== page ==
Finding the Right Therapist
Updated: Jul 23, 2020
It can feel daunting to #findatherapist, but there are steps to take that will make it easy and successful.
You have talked to yourself, your family, and your closest friends, but still, your worries are not going away. Is there a reason they are not returning my texts anymore? If you have reached the point where you do not want to weigh down your valued relationships with a problem that seems to have no solution, or if it is just to private to share with others, than you know it is a good time to reach out to speak to a professional.
Remember, seeking #counseling to make your life better is a sign of strength, not weakness. Pat yourself on the back!
What should I be looking for in a #therapist? How do I find the person who will be just the right fit for me?
Chemistry matters, even in therapy
If you have ever had a doctor or dentist who did not seem to "get" you, then you are one step off the blocks looking for your therapist. Most of us, after we have tried for a few appointments, will switch to a new practitioner if we no longer feel comfortable. Your relationship with your therapist is the most critical piece in your healing. You will want to work with someone whose knowledge and professional demeanor you respect, who is empathic to what you are going through - no matter how big or how small - and who does not use blame, shame or guilt as a tool in your treatment. Just as in other important relationships, your relationship with your therapist may not always be easy: you might find counseling uncomfortable sometimes; you may not like an observation s/he makes; you may feel impatient, misunderstood, or frustrated. But you should always feel valued, cared for, emotionally safe and respected. It may take a few tries with different therapists before you find the one that fits your needs. That is okay. Trust me, when you build a strong therapeutic relationship with your therapist, the search will be worth it.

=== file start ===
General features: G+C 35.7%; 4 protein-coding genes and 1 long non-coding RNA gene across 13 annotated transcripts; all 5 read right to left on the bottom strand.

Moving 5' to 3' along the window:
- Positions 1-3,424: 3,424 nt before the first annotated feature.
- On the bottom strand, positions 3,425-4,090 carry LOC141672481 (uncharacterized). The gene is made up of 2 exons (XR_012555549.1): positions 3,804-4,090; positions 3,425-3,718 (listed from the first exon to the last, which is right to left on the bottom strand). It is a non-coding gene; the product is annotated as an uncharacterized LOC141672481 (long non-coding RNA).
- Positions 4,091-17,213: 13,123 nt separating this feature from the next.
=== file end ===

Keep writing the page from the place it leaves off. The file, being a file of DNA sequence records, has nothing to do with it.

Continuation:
I have checked under rocks, spun the globe and put my finger on it, and asked the barista at Starbucks, but I still haven't found a therapist. What should I do?
Ask. Read. Call.
If you have found this blog post, you are already in one of the right places. First, ask people you know and trust for their recommendations. If you have a friend who has had a good counseling experience, ask him who he saw. Or, if you want to keep it private, make a call to your doctor, minister, or school counselor and ask who they might recommend.
Next, do your research. Google the names given to you and see if you can find information on their practice, often listed on #PsychologyToday. License numbers and affiliations should be listed. How many years have they been practicing? Do they have areas of expertise? Do they take insurance or will they work with me? Where is the office and are appointments available when I can go? Websites often help you "get to know" your therapist on a more personal level.
Finally, after referrals and research, it is time reach out. Pick up your cell and tap in that number. It is very possible you will get an answering message - many therapists are in small practices without a receptionist and may be with a client. Leave your name, the reason for your call, and the best time to reach you, and wait for the call back. This is a bonus for you, because your therapist's responsiveness is an important indicator of a future working relationship. Therapists are beyond busy, but conscientious ones have created the good working practice to get back to inquiries within 24 hours. If you do not hear back in a reasonable time, it is time to keep looking.
You are ready to tackle the search for your therapist, and take giant steps forward toward improving you life. Good luck - you got this!